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This is likely a newb question, but I'm wondering how TeX automatically understands a language is RTL.

This is my test program:

\documentclass{article}
\usepackage{fontspec}
\newfontfamily{\arabicfont}[Language=Default,Script=Arabic]{Cairo}
\begin{document}
\arabicfont العربية \par
\arabicfont ا ل ع ر ب ي ة \par
\end{document}

The output:

enter image description here

I didn't use a package such as bidi, and I didn't mention things like RTL anywhere in the code, but the letters are already displayed in the correct order when put together. Is it the font or the TeX engine that is doing the magic here? (The order of multiple words in a paragraph is wrong, but the order of letters within one word is correct.)

(I think the webpage also has some magic with code display. The letters in the source code are written in the LTR order, the same as the second line in the output.)

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1 Answer 1

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You did not mentioned which engine you are using, but I'm guessing you are using XeTeX.

XeTeX applies Unicode BiDi algorithm, but only per word (or for bigger chunks of text if \XeTeXinterwordspaceshaping is positive) when a modern font is used (see the last comment to this answer).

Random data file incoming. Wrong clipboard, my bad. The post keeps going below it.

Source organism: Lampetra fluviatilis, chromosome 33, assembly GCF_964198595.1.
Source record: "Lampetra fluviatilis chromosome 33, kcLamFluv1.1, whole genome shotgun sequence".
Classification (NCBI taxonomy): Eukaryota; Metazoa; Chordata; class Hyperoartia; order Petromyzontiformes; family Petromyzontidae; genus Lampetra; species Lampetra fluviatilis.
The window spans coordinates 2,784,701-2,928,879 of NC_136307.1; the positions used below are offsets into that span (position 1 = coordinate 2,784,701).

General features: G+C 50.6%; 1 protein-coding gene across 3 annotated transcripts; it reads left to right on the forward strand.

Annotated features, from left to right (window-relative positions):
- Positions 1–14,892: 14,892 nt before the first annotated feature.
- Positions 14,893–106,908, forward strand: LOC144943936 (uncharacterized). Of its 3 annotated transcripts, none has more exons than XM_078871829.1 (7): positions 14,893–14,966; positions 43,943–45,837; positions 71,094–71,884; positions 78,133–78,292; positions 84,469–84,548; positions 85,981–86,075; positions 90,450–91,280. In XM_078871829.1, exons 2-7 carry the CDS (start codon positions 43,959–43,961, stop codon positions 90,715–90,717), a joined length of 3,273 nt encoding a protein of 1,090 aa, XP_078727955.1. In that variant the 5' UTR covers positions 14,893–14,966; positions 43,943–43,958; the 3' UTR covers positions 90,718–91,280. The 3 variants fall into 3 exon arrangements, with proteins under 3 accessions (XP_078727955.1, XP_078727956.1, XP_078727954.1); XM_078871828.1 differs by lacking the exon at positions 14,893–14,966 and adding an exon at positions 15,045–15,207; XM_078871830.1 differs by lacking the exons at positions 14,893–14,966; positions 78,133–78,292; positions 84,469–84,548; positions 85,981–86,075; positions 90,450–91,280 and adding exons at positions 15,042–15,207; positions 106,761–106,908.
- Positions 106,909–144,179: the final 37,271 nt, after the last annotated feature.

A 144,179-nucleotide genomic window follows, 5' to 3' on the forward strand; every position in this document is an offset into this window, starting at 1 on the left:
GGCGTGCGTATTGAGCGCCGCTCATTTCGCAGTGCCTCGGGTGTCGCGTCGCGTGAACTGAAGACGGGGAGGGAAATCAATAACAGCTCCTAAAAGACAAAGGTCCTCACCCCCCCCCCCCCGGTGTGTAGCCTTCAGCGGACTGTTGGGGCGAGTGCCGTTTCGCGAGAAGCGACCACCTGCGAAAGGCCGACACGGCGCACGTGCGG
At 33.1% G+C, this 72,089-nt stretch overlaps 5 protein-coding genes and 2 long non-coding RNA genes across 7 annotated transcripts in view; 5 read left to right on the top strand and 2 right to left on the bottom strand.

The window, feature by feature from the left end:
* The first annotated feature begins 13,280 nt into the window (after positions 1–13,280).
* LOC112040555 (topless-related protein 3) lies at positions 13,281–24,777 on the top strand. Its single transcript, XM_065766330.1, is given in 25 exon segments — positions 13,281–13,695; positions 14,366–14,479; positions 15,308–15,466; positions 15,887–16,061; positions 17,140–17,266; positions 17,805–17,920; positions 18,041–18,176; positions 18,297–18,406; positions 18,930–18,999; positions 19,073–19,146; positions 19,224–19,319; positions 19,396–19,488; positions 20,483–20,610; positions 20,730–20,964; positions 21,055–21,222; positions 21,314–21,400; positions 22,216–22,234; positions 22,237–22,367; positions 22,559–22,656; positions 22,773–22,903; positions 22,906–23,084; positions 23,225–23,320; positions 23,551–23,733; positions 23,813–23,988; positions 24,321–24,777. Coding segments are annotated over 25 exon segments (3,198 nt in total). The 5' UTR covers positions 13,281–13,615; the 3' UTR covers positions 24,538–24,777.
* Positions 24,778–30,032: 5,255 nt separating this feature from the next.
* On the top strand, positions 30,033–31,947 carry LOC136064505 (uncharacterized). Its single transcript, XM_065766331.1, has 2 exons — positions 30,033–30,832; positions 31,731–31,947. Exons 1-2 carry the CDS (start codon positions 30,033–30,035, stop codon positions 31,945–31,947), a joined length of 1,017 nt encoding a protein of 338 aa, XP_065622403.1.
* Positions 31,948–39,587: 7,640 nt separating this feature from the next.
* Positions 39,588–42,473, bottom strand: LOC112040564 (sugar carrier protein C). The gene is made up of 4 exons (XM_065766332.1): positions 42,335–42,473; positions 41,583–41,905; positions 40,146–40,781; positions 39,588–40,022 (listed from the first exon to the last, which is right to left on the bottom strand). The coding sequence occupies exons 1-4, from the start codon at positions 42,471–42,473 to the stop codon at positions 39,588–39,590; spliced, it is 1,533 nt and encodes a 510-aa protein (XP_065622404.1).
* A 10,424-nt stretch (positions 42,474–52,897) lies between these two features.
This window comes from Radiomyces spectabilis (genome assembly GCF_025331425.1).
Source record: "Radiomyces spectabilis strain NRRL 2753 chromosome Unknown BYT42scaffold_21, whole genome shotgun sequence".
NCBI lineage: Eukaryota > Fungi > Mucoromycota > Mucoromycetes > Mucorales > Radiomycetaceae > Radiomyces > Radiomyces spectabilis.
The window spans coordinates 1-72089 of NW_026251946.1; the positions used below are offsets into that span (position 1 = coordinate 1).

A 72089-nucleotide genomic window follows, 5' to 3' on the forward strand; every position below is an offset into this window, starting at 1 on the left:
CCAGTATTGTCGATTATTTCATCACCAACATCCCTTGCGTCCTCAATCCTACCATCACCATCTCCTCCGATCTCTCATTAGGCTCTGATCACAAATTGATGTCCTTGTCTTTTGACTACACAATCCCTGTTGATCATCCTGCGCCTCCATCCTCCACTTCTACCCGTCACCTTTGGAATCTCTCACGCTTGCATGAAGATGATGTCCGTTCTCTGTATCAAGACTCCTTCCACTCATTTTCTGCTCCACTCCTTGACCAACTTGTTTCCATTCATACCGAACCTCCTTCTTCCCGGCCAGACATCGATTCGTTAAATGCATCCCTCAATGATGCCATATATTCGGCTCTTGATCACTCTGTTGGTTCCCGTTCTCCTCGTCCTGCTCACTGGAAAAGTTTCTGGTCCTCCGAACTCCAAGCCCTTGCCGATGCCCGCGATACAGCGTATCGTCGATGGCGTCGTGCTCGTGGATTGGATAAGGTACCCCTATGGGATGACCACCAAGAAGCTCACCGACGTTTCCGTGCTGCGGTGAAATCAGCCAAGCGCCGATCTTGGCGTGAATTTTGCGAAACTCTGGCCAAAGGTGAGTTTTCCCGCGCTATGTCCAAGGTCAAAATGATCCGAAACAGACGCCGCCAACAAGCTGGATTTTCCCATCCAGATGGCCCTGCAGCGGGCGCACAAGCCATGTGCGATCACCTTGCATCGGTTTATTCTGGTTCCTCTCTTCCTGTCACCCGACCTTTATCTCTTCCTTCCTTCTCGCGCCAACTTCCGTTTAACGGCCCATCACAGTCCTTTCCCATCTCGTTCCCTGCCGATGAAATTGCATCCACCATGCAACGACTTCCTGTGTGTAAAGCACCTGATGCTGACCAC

Consider the following code (to be compiled with XeTeX, not XeLaTeX, note that the \TeXXeTstate needs to be positive to use the \beginR and \endR primitives, which dictate the text direction):

\TeXXeTstate1

\beginR Hello World\endR

\bye

The output is unsurprisingly

enter image description here

But, remember that plain TeX loads cmr10 by default, which is not a modern font. By loading the opentype version of Latin Modern we will get

\font\test="Latin Modern Roman 10 Regular" at 10pt

\TeXXeTstate1

\beginR Hello World\endR

\bye

enter image description here

And as you can see, the text rendered as left to right, but only per word, since latin letters are considered as strong LTR bu the unicode BiDi algorithm.

By increasing \XeTeXinterwordspaceshaping you can also apply unicode BiDi algorithm for whole sentences

\font\test="Latin Modern Roman 10 Regular" at 10pt\test
\XeTeXinterwordspaceshaping=2
\TeXXeTstate=1

\beginR Hello World\endR

\bye

enter image description here

More interesting example with mixed english and herew text (sorry, I don't know any arabic) which renders correctly without the need of any directional nodes

\font\test="David CLM Medium" at 10pt\test
\XeTeXinterwordspaceshaping=2
\TeXXeTstate=1

Hello World שלום עולם, Just some text סתם קצת טקסט

\bye

enter image description here

but I don't think you can an RTL paragraph without the use of the directionality primitives.

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